Lastly, Kattar’s loss to Holloway did really highlight his preference for maintaining a high guard and covering up when his opponents attack. That sounds like a safe enough strategy on paper, but as the “Blessed” fight demonstrated, it does little to deter an offensive opponent. Plus, it’s hard to fully cover up in MMA gloves, meaning Holloway was consistently finding openings or at least partially landing.
Once Holloway gains an inch on the volume game, he takes a full mile. Kattar found out the hard way, but that doesn’t mean every other Featherweight will suddenly be able to easily box him up.
A talented high school wrestler, Kattar does most of his wrestling defensively. His biggest test in that realm has been Zabit Magomedsharipov, and Kattar really scrambled wonderfully. Whenever Zabit did time a shot or tricky trip well, Kattar was immediately turning away, fighting hands, and back pressuring his way back to his feet.
He spent very little time on his back opposite the smothering Dagestani.
Overall, Kattar really has a great striking game to deny takedowns. His high guard may make it a touch easy to get to his hips, but Kattar does not over-expose himself while punching at all. Plus, he does a nice job of switching directions and occasionally stances while moving, which increases the difficulty of timing a shot. If Kattar is keeping his foe on the end of that ramrod jab, they’re unlikely to be able to setup a shot well.
Previous to the Chikadze bout, Kattar’s only offensive takedowns inside the Octagon came in his debut opposite Fili, but they really don’t tell us a ton about his technique. In the first, Fili slipped while stepping along the cage, and Kattar smartly took advantage with a simply double-leg takedown along the fence. Later in the fight, a high kick from Fili partially connected with the foot, but Kattar was able to catch it on his shoulder and tip Fili over.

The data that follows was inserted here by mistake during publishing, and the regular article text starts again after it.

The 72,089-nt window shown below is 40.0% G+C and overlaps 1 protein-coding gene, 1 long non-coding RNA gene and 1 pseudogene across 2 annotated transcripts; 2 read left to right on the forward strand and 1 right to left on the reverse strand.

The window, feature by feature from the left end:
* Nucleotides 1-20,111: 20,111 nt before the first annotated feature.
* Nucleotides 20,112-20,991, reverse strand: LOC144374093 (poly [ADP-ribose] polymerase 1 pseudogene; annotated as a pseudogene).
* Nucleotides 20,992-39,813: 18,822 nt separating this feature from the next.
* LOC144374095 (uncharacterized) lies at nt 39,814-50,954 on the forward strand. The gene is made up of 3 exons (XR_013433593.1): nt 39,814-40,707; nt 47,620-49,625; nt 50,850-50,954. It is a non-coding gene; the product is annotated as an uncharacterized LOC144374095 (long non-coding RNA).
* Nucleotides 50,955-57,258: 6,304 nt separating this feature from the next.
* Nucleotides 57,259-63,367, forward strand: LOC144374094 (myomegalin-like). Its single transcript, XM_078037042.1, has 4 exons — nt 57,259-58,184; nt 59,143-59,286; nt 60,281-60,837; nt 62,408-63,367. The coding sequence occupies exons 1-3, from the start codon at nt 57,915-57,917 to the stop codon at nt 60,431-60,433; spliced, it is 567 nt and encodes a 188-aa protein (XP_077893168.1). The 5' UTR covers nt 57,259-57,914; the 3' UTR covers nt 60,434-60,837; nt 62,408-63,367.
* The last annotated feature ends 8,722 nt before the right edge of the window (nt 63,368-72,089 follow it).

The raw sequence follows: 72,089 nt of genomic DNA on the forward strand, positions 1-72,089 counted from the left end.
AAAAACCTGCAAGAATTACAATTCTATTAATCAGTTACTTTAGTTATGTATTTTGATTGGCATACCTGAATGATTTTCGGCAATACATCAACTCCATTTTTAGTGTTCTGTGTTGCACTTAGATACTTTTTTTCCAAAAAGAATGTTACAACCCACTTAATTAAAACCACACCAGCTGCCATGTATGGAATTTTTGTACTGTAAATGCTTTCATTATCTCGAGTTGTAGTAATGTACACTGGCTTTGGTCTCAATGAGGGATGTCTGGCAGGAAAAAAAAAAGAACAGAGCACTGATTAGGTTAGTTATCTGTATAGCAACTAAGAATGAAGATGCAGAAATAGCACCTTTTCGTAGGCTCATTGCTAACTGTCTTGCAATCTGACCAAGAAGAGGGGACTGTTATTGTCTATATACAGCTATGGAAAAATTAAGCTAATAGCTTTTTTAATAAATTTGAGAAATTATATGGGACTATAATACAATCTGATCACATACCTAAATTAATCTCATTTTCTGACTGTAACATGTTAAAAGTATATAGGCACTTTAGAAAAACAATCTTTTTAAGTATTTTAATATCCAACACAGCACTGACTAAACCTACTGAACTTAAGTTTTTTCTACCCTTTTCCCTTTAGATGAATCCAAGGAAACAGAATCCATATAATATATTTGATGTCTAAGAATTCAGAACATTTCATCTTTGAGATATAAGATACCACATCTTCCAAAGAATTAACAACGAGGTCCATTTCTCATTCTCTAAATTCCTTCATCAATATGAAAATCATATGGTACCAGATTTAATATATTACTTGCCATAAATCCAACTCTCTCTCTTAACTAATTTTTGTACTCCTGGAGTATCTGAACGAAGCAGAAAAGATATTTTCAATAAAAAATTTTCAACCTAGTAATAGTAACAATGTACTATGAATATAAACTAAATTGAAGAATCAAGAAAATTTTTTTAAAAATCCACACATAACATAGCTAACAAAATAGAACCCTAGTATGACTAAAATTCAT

Finally, we saw a bit of Kattar’s grappling in the Chikadze bout.
It was only a small sample, but Kattar really transitioned well when Chikadze tried to explode out bottom position. Chikadze did well to buck his hips from bottom half-guard, and he successfully rolled Kattar over. However, as he was being swept, Kattar latched onto an arm-triangle choke. Immediately, he started scooting around Chikadze, working his way toward the back.
When it became clear that the choke itself wasn’t happening, Kattar let go and transitioned to seatbelt grip, securing the back mount (GIF).
As the Featherweight division awaits Volkanovski vs. Holloway 3, there is no clear-cut next contender in line, regardless of how that trilogy is resolved. If Kattar can turn away Emmett — a man few Featherweights are excited about fighting — it will put him in excellent position as the Featherweight title picture shakes out.
Andrew Richardson, a Brazilian jiu-jitsu brown belt, is a professional fighter who trains at Team Alpha Male in Sacramento, California. In addition to learning alongside world-class talent, Andrew has scouted opponents and developed winning strategies for several of the sport’s most elite fighters.